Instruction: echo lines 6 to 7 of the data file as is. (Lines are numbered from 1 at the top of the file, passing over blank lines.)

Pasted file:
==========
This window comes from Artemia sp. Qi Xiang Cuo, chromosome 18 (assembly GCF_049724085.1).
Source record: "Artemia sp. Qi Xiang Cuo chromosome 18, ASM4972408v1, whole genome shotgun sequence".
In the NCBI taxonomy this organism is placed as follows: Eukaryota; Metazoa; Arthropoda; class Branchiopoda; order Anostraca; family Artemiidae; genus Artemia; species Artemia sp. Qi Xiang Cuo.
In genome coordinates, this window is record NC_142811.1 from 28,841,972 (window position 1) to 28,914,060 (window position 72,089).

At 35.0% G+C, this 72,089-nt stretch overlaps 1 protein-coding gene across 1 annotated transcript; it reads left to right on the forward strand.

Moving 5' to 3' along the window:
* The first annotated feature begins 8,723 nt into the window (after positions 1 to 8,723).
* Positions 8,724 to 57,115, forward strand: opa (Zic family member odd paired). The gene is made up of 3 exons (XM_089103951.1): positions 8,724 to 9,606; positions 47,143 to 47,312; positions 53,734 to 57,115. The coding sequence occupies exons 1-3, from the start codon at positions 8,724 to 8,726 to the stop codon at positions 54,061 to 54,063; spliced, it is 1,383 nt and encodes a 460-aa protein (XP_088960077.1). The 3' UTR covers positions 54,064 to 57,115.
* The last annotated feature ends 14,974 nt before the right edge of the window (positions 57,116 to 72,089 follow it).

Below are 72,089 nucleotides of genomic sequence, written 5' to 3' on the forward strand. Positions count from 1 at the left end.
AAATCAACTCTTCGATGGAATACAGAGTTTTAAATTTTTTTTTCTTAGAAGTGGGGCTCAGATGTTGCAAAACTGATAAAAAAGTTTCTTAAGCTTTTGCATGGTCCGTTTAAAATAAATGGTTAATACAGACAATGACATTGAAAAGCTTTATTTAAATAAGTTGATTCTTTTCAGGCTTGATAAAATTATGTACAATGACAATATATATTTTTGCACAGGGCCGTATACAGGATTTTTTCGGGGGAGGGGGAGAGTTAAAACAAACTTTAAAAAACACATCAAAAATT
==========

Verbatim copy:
Moving 5' to 3' along the window:
* The first annotated feature begins 8,723 nt into the window (after positions 1 to 8,723).